by DiAnn Mills @DiAnnMills

Most writers would not knowingly squander money on anything related to their personal or professional writing life. We write because we have something to say, and a goal is for readers to find value—and for us to earn a little money. 

Tuesday, July 21, 2020

When Writers Need to Pivot…

by Lucinda Secrest McDowell @LucindaSMcDowel

This week I attended an online panel of publishing personnel discussing how our industry is having to pivot during this time of upheaval with many of the usual communication platforms out of commission due to the world pandemic. In other words, when our product or the normal delivery of such is no longer meeting the need, we must change—pivot—and try new things. 

Monday, July 20, 2020

Tips to Add Marketing Pizzazz to Your Publishing Plan, Part 1

by Karen Whiting @KarenHWhiting

No one adds sparkle, pizzazz, or builds experiences that beckon us to return like Disney. Be Our Guest: Perfecting the Art of Customer Service written by the Disney Institute shares secrets of success for their marketing to customers. Let’s apply those ideas to book marketing to add WOW factors of service, cast, setting, and more. 

Sunday, July 19, 2020

Writers and Writing Prompts

by Tammy Karasek @TickledPinkTammy

Writers often receive emails for writing prompts. They can come in handy and I’ve used them, too. 

But they’ve not worked for me. I’m not sure how you’ve dealt with the effects of the shelter in place, but as an extrovert, it’s been different. I’ve been grateful that my FOMO (fear of missing out) has been kept at bay knowing nothing was happening—for anybody—so I wasn’t missing anything.

Saturday, July 18, 2020

When Fear Paralyzes Your Writing

by Emme Gannon @GannonEmme

I thought I’d adapted to the idea of empty pews and store shelves and closed businesses, as well as loss of relationships with others and my church family. That all changed when a wasp took over my mailbox and stung me several times on my hand when I went to retrieve the mail. By evening my hand had doubled in size and my indomitable spirit had crashed. Fear took over.

Thursday, July 16, 2020

Saving the Mount Hermon Christian Writers Conference

by Edie Melson @EdieMelson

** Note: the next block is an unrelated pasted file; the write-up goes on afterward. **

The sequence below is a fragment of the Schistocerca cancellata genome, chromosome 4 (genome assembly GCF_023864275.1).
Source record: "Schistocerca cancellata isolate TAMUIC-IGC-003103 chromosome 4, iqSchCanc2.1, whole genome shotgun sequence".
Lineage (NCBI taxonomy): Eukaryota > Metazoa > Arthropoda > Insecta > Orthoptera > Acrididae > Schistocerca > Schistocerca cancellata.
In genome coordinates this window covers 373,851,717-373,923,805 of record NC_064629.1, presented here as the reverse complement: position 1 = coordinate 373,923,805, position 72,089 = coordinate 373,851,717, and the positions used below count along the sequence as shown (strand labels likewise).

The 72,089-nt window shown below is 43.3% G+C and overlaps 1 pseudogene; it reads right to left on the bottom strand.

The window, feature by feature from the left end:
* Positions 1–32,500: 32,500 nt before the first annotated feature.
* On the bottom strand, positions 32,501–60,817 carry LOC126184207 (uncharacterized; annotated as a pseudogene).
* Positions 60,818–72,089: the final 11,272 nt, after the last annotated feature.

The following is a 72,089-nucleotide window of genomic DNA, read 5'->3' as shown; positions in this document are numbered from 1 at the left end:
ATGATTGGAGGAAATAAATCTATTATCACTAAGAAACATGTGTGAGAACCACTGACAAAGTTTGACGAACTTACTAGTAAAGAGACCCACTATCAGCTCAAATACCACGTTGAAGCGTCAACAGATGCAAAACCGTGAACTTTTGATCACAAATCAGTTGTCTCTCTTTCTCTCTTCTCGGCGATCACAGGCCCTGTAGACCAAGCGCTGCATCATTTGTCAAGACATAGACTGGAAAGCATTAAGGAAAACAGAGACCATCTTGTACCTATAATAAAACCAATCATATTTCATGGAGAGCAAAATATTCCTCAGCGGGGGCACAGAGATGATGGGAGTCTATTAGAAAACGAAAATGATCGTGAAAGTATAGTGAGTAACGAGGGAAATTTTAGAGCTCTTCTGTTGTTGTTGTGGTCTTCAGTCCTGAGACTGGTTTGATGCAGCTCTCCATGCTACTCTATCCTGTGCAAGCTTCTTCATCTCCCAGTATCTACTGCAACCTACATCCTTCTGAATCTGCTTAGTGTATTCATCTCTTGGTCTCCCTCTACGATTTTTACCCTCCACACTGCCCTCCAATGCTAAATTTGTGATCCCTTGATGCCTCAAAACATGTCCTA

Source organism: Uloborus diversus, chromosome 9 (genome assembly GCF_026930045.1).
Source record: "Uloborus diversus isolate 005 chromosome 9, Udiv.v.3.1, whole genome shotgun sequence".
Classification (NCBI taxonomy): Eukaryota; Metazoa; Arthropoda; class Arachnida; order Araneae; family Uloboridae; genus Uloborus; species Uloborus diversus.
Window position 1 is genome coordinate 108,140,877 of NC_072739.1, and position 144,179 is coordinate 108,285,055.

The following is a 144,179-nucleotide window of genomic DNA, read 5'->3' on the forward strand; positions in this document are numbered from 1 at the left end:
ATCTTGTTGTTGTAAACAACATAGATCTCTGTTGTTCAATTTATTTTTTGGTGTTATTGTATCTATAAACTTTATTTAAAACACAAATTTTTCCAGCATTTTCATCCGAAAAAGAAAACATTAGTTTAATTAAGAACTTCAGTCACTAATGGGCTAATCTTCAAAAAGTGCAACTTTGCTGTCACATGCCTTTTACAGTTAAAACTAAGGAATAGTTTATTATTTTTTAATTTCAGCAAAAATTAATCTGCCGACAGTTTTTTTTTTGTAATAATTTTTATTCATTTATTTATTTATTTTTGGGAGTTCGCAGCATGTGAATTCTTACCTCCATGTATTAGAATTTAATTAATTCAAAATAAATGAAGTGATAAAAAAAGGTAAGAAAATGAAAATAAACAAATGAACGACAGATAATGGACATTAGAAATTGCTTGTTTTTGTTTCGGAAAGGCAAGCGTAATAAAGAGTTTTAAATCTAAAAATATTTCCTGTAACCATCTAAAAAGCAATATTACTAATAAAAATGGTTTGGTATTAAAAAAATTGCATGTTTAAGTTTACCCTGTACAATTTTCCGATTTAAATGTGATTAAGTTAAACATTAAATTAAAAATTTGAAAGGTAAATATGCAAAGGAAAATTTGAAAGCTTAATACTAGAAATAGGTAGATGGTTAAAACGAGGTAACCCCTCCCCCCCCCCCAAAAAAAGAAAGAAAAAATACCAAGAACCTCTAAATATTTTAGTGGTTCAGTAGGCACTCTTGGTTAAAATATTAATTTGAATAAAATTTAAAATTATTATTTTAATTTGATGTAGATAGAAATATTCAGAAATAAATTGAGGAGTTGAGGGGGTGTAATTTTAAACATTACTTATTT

The Christian publishing industry received sad news several weeks ago—The Mount Hermon Christian Writers Conference was closing. For those of us who've been part of the industry for years, this was the granddaddy of all events. And it's been on my bucket list for years. 

Evaluation of Annual Writing Plan

by Susan U. Neal RN, MBA, MHS @SusanNealYoga

We are halfway through the year, and it’s time to do a midyear writing/business goal assessment. It has been a tumultuous year for everyone. If you launched a book in 2020, you might want to reassess how to navigate the new climate. Consumer disposable income is scarce. Where are you with your writing business?

Wednesday, July 15, 2020

10 Tips for Irresistible Writing, Part 4

by Katy Kauffman @KatyKauffman28

The heart of irresistible writing is how the message applies to the reader. I’ll come back again and again to a blog if I know I can find something that speaks to me. I’ll keep buying books by an author if I know he or she will show how Scripture is relevant to what I’m going through. 

Takeaway is key. And so are titles. 

In this last post of my series on ten tips for irresistible writing, I want to share some ideas for how to benefit the reader in every piece of writing with takeaway and grab their attention with a stellar title. Where should we put takeaway in our writing? Where can we find ideas for a great title? Here are the last two tips. 

Tuesday, July 14, 2020

The Power of the Writer's Descriptive Eye

by Cindy K. Sproles @CindyDevoted

When I began my writing career, a dear friend put his arm around me and said. “Cindy, you write beautifully. The words you choose are different and new but. . .”

Don’t we all hate the but? I cringed as I waited for him to finish. “But it’s like you keep your readers at a distance. The words are on the page in front of me, but you won’t let me step in to see and feel. You need to learn to bring your descriptions to life. Make the reader feel the scene.”

Monday, July 13, 2020

Speaking Tips for Authors to Switch from Live to Virtual

by Yvonne Ortega @YvonneOrtega1